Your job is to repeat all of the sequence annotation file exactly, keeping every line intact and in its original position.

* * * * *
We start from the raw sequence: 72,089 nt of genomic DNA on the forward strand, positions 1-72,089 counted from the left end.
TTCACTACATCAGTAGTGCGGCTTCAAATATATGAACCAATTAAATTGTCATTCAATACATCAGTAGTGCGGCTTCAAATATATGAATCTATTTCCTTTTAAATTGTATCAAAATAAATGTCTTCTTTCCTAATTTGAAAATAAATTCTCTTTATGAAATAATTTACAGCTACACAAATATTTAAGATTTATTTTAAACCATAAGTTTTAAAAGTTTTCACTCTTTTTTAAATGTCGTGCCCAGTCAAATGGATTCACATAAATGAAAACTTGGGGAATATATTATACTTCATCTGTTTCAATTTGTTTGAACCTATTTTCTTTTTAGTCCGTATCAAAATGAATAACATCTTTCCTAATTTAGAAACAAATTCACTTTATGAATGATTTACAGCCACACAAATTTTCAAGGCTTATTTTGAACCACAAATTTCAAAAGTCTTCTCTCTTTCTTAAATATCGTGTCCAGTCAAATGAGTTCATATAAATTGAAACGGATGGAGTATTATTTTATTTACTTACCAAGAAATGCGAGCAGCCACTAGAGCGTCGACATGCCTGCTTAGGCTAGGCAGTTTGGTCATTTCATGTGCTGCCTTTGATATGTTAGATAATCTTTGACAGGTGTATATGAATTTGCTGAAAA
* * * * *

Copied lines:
We start from the raw sequence: 72,089 nt of genomic DNA on the forward strand, positions 1-72,089 counted from the left end.
TTCACTACATCAGTAGTGCGGCTTCAAATATATGAACCAATTAAATTGTCATTCAATACATCAGTAGTGCGGCTTCAAATATATGAATCTATTTCCTTTTAAATTGTATCAAAATAAATGTCTTCTTTCCTAATTTGAAAATAAATTCTCTTTATGAAATAATTTACAGCTACACAAATATTTAAGATTTATTTTAAACCATAAGTTTTAAAAGTTTTCACTCTTTTTTAAATGTCGTGCCCAGTCAAATGGATTCACATAAATGAAAACTTGGGGAATATATTATACTTCATCTGTTTCAATTTGTTTGAACCTATTTTCTTTTTAGTCCGTATCAAAATGAATAACATCTTTCCTAATTTAGAAACAAATTCACTTTATGAATGATTTACAGCCACACAAATTTTCAAGGCTTATTTTGAACCACAAATTTCAAAAGTCTTCTCTCTTTCTTAAATATCGTGTCCAGTCAAATGAGTTCATATAAATTGAAACGGATGGAGTATTATTTTATTTACTTACCAAGAAATGCGAGCAGCCACTAGAGCGTCGACATGCCTGCTTAGGCTAGGCAGTTTGGTCATTTCATGTGCTGCCTTTGATATGTTAGATAATCTTTGACAGGTGTATATGAATTTGCTGAAAA